While we support efforts to ensure that businesses are able to find and hire critical employees, we have serious reservations about the harmful impact of the H-2B visa program on both immigrant and American workers. Expert studies have demonstrated that the H-2B visa program, which provides no pathway to permanent legal status, leaves workers vulnerable to wage theft, abuse, and trafficking.[2] H-2B workers are often at the mercy of their employers, which means they may be afraid to speak out against poor working conditions. [3] Even when they do speak out, they can struggle to access our justice system to protect themselves from retaliation by their employers.[4] This creates a perverse incentive for unscrupulous employers to hire H-2B workers instead of American workers.  Moreover, where employers are able to force H-2B workers to accept poor working conditions, Americans working alongside them may struggle to compel employers to abide by federal labor and employment laws. As a result, American workers in these industries may also be forced to endure exploitative working conditions. 

 We regret to say that your decision to once again dramatically increase the number of H-2B visas without first implementing much-needed reforms to the program will hurt American and H-2B workers alike. 

 Given our concerns, we urge you to reconsider your decision and we request that you provide a written report and staff level briefing to the Senate Judiciary Committee justifying your decision to provide an additional 30,000 H-2B visas. Your report and briefing should include relevant data and a detailed explanation of how and why you arrived at this decision. In addition, we urge you to make special provisions to require the re-advertising of positions for any additional visas allocated in order to ensure that U.S. workers will have a realistic and timely opportunity to apply.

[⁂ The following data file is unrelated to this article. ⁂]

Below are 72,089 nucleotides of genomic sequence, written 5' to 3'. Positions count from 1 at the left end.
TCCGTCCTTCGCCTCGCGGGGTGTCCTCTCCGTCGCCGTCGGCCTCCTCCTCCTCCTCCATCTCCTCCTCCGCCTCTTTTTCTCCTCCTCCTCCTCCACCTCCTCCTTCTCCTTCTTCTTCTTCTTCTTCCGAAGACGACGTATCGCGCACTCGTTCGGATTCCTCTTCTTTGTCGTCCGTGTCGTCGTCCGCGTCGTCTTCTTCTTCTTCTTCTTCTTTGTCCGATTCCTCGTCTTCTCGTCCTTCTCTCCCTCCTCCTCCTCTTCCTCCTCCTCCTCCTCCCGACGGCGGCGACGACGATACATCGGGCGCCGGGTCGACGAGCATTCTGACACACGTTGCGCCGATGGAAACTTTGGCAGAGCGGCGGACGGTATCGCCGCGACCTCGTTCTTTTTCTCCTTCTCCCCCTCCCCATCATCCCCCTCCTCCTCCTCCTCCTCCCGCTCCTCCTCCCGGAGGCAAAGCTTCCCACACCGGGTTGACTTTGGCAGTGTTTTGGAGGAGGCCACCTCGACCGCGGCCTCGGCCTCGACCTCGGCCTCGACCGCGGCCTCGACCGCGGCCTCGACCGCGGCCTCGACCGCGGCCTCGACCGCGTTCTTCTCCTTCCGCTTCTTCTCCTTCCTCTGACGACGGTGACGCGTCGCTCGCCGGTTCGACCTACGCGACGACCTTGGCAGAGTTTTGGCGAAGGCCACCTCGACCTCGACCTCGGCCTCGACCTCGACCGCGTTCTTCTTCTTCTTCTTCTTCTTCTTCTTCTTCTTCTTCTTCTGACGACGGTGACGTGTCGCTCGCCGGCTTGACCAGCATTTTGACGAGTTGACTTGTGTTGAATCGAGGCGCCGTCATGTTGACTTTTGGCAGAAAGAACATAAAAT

We kindly request that you respond to this letter by April 26, 2019. Thank you for your assistance in this matter.

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[1] Letter from Senators Richard Blumenthal, Tom Cotton, Richard J. Durbin, and Charles E. Grassley to Kirstjen Nielsen and R. Alexander Acosta (June 6 2018) https://www.judiciary.senate.gov/imo/media/doc/2018-06-06%20CEG,%20Blumenthal,%20Cotton,%20Durbin%20to%20DHS,%20DOL,%20-%20%20H-2B%20Visas.pdf.

[2] See e.g., Polaris, Human Trafficking on Temporary Work Visas (June 5 2018), 25-28, https://polarisproject.org/sites/default/files/Human%20Trafficking%20on%20Temporary%20Work%20Visas%20A%20Data%20Analysis%202015-2017.pdf (regarding trafficking in the H-2B visa program); Daniel Costa, The H-2B Temporary Foreign Worker Program Economic Policy Institute (June 8 2016) https://www.epi.org/publication/the-h-2b-temporary-foreign-worker-program-examining-the-effects-on-americans-job-opportunities-and-wages/ (“The legal framework of the H-2B program facilitates the exploitation and abuse of migrant workers.”).

[3] Daniel Costa supra note 1.

[4] Id.; See e.g. Editorial, Forced Labor on American Shores N.Y. Times (July 8 2012) https://www.nytimes.com/2012/07/09/opinion/forced-labor-on-american-shores.html